Does Marcelo R�os feel an obligation to be rotten? That question was raised at last spring's French Open before his match with home-country favorite Arnaud Boetsch. "You'll be playing on center court," R�os was told. "Will it bother you to have 15,000 French people cheering against you?"
"No, I am looking forward to it," said R�os. "I am at my best when it is just me against the world."
If that's so, then the 22-year-old R�os, from Chile, is often at his best. And worst. The winner of last week's Champions Cup in Indian Wells, Calif., ranks third on the men's tour in points and first in prickliness. Cold, haughty and vigorously hostile, he bullies anyone who gets in his way, lobbing insults at umpires, openly mocking lesser opponents and snubbing greater ones. "Many players despise R�os," says a veteran pro. "After five years on the tour, he's still extremely aloof, still has no social graces, still acts as if no one exists but him. It's not just his snottiness that bothers players—it's his general lack of respect for them."
Exhibit A in The People v. Marcelo R�os is a blank sheet of paper. Kids seeking his signature are apt to be flipped the bird or showered with descriptions more appropriate to a proctologist's office. During R�os's opening match in Indian Wells, he was tormented by Rachel Cormell, a 16-year-old tennis fan. Cormell squealed loudly on every point won by Hendrik Dreekmann, a player known the length and breadth of Bielefeld, Germany. "I'm not rooting for Dreekmann," Rachel said. "I'm rooting against R�os." A year ago, after a practice session, Cormell asked R�os for his autograph and was blown off. "He was nasty and rude," she said. "Now it's payback time."
Exhibit B is a tennis ball liberally encrusted with Roland Garros clay. R�os's first opponent in last year's French Open was Wayne Black, ranked No. 249 in the world at the time. Trailing 0-2,0-40, Black dived for a drop shot and weakly pushed a return over the net. He had conceded the point and was walking away when the ball buzzed by his ear. Instead of tapping Black's shot away, R�os had tried to brain him. "Marcelo is a finely calibrated Swiss watch missing a couple of wheels," says Ion Tiriac, the former doubles partner of Ilie Nastase, from whom R�os may have learned some of his Nasty tricks. "One of those missing wheels is in his head."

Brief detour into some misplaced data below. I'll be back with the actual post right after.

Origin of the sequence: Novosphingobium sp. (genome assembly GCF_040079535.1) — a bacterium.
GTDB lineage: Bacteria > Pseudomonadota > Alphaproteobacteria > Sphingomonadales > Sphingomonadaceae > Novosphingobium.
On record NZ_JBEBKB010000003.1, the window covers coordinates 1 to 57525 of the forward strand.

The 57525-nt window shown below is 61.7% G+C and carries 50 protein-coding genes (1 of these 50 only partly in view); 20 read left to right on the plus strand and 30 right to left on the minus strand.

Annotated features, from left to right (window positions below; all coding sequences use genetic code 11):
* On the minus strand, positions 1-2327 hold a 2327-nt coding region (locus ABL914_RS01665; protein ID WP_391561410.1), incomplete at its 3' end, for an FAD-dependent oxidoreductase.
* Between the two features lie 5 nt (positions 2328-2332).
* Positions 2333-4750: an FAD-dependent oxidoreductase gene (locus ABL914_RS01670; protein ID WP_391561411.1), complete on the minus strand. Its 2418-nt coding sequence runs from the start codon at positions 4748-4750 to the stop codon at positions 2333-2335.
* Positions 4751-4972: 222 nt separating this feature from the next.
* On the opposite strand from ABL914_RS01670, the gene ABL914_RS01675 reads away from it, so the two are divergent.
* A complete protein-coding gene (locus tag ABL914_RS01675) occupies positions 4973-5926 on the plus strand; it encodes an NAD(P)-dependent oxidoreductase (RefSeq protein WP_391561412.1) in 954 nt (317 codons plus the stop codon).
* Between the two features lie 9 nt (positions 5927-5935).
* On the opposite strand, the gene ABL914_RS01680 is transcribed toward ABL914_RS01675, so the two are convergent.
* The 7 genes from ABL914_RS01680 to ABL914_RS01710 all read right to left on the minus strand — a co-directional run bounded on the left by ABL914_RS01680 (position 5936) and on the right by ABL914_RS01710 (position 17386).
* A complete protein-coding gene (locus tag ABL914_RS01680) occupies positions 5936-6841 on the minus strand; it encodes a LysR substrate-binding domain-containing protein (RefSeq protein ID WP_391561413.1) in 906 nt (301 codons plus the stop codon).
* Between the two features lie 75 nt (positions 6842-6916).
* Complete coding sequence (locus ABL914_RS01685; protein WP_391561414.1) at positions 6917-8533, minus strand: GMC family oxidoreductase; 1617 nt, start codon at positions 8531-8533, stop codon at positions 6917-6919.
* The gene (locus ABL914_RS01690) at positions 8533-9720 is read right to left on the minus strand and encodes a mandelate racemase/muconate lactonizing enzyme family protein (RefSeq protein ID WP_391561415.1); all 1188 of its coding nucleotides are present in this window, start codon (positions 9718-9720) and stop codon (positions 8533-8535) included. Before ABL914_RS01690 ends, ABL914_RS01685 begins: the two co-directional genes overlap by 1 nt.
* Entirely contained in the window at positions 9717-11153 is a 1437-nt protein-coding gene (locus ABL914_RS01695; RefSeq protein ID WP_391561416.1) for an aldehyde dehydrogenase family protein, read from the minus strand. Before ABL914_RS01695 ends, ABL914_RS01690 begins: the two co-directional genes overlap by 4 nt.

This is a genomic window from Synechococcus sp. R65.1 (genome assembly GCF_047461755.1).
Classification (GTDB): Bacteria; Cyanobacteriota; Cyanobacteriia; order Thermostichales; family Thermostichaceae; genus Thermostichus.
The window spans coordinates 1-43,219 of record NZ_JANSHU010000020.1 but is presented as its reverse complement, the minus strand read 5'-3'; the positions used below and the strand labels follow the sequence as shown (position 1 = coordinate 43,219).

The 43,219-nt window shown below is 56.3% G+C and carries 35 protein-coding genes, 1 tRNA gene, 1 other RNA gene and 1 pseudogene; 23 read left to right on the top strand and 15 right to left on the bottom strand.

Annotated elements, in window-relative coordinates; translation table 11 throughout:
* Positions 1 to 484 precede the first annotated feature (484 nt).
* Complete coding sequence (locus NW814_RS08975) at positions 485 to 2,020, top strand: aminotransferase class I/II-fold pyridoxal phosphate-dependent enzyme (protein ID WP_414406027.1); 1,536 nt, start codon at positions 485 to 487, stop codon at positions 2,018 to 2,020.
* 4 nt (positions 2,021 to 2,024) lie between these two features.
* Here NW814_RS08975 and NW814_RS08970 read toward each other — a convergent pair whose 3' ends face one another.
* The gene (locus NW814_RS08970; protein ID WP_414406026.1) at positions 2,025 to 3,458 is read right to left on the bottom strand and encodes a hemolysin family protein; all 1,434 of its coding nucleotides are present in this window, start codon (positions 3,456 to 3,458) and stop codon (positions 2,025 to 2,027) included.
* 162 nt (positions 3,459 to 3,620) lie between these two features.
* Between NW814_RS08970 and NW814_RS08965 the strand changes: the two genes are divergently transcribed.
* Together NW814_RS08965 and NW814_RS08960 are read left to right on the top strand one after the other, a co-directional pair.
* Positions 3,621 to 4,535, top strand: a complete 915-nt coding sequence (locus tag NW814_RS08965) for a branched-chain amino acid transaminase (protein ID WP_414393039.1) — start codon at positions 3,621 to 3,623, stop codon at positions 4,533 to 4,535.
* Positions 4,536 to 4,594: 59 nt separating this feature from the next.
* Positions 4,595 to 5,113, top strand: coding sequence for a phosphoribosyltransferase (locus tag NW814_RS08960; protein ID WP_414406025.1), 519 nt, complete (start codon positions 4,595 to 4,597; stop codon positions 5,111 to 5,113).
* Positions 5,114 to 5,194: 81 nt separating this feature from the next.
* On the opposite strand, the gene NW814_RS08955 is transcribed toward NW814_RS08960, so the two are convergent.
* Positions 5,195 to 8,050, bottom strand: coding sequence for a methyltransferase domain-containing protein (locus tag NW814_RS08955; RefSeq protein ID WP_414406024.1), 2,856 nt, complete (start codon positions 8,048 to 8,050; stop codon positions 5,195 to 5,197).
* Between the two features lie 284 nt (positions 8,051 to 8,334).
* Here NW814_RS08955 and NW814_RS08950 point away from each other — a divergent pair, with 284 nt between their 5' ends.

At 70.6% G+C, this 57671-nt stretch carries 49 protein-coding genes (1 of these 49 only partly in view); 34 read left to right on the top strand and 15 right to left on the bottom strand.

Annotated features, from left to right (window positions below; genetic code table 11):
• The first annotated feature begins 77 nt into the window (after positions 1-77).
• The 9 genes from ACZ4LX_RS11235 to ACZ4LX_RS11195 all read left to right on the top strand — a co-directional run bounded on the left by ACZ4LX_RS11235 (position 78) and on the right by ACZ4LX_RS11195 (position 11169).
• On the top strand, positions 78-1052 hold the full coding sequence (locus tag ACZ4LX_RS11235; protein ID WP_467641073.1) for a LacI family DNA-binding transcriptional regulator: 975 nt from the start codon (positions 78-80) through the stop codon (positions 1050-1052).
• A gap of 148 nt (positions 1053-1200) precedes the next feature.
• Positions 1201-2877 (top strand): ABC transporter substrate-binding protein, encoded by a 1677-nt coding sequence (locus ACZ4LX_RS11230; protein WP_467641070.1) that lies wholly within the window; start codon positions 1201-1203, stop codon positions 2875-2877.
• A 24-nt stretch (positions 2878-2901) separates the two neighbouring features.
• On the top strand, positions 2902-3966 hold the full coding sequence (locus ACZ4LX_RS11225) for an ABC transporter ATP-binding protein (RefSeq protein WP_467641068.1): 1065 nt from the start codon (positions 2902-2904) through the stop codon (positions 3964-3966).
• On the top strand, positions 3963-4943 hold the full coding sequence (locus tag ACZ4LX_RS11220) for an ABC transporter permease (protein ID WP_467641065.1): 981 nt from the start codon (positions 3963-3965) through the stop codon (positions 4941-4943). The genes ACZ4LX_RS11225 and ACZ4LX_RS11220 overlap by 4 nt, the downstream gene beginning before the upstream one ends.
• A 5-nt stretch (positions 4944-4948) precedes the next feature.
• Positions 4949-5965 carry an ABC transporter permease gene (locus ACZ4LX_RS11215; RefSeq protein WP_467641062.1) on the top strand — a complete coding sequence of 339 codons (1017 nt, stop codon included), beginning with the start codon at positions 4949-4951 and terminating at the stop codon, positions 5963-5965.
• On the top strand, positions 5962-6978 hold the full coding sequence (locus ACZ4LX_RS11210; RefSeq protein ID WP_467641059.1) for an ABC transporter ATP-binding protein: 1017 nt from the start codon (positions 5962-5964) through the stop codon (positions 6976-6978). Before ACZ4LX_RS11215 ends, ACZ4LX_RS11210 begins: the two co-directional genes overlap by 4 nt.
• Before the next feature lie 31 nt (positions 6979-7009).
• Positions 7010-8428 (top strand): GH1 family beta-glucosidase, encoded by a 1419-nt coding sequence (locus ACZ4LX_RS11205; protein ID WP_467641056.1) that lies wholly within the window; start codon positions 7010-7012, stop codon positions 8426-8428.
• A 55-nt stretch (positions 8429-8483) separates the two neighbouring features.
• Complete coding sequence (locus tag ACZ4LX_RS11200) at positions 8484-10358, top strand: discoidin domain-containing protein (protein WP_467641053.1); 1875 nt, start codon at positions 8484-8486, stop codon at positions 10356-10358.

Exhibit C is a buffet table laden with comestibles. Tired of waiting in the clubhouse lunch line at Wimbledon last year, our man reportedly told Monica Seles, "Move your fat butt!"
Exhibit D is a soggy pair of underwear. A year ago R�os left a tournament in Scotts-dale, Ariz., without remembering to pick up his laundry. Tour manager Weller Evans took the bundle to the next stop, in Indian Wells. According to an eyewitness in the clubhouse, R�os walked up to Evans and demanded, "Where's my laundry?"
"It's in my room, Marcelo," Weller replied. "I'll bring it over later."
"No, I need it now!"
"Marcelo, I'm not' going to get it for you until you show some common courtesy," said Evans, who suggested that R�os start by saying "please" and "thank you."